Representatives of the Malawi Congress of Trade Unions (MCTU) on Monday met President Joyce Banda where, among several issues, the trade union body presented its concerns over the prevailing minimum wage of K317 (about 80 US cents) per day despite the ever-rising cost of living.
The meeting came almost a month after government announced that it would review the current minimum wage soon after a two-day strike organised by shop and domestic workers at Bwalo la Njobvu in Lilongwe’s Old Town.
During the Lilongwe strike, among several issues, the shop and domestic workers were demanding an increment of their minimum wage which was lower than K10 000 (about $25) per month and in the end, the two sides settled for K18 600 (about $46.50) per month for the lowest paid worker.
In an interview after meeting the President, MCTU secretary general Pontius Kalichero confirmed that the need to adjust the minimum wage was one of the issues discussed by the two parties, but could not immediately say how much the body was proposing.
He said the union’s proposal is to see the country moving from a holistic minimum wage to a sectoral one which would see each sector have its own minimum wage depending on what a particular sector can afford.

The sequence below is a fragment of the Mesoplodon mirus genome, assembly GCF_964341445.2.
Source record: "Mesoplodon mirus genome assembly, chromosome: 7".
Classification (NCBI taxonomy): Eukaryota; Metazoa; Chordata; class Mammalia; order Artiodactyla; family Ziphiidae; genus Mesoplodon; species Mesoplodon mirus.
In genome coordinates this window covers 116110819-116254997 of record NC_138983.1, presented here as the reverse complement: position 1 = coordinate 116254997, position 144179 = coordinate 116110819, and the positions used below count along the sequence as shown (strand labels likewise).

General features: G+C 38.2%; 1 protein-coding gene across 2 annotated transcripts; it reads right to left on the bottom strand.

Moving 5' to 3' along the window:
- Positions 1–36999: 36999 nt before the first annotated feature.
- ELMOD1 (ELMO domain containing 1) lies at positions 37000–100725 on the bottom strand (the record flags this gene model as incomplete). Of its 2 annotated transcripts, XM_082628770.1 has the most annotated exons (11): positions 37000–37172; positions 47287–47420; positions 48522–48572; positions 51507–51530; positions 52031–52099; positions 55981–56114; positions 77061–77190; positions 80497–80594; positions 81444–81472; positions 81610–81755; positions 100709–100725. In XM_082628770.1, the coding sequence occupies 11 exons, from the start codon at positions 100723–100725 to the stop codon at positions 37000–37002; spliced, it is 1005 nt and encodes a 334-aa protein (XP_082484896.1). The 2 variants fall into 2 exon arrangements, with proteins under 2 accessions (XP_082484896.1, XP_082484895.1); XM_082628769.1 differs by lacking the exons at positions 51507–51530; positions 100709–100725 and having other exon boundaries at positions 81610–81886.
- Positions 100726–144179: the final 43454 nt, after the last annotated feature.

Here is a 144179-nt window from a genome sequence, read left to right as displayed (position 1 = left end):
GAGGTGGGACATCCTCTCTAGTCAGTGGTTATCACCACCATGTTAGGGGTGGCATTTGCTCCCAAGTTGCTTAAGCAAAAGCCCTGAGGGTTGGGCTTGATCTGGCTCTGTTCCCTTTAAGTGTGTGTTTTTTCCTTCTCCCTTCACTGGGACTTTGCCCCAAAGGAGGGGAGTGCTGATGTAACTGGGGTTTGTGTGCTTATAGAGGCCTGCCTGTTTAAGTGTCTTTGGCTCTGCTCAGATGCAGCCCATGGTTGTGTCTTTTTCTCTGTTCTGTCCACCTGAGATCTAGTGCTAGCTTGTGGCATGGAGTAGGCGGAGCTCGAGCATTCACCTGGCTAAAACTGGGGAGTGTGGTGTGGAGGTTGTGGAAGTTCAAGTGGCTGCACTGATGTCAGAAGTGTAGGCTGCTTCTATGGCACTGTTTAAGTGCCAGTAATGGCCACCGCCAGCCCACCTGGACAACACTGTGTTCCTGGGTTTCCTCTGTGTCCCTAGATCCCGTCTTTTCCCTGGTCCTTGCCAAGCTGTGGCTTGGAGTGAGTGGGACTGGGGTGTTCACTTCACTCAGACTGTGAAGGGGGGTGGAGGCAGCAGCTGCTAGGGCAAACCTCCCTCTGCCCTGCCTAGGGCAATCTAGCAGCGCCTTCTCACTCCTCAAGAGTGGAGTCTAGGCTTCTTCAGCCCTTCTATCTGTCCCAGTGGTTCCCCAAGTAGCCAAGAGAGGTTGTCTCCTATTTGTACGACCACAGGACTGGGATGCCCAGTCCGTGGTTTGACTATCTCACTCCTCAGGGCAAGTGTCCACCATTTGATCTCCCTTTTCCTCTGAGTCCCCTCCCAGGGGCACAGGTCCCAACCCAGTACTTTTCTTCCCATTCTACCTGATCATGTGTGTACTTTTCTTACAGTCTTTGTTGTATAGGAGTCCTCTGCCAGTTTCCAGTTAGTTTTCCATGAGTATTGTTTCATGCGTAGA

Kalichero said another burning issue raised during the meeting is the failure by government to meet its promise to contribute to the K15 million budget that went towards this year’s Labour Day Celebrations on May 1.
Kalichero also raised concerns that despite the provisions in the Constitution and Labour Relations Act about the right to join or form trade unions, some employers continue to be arrogant towards formation of trade unions at their workplace.
According to a statement released after the meeting, MCTU also asked the President to render financial support for the construction of the union’s own building and for the union to have monthly or quarterly subvention as seed money for self-reliance, among other things.
In her brief statement after the closed-door meeting, the President said her government will work to assist in increasing membership in the union by, among other areas, creating more jobs and also called on the union to utilise public media to sensitise workers and employers to the importance of the union.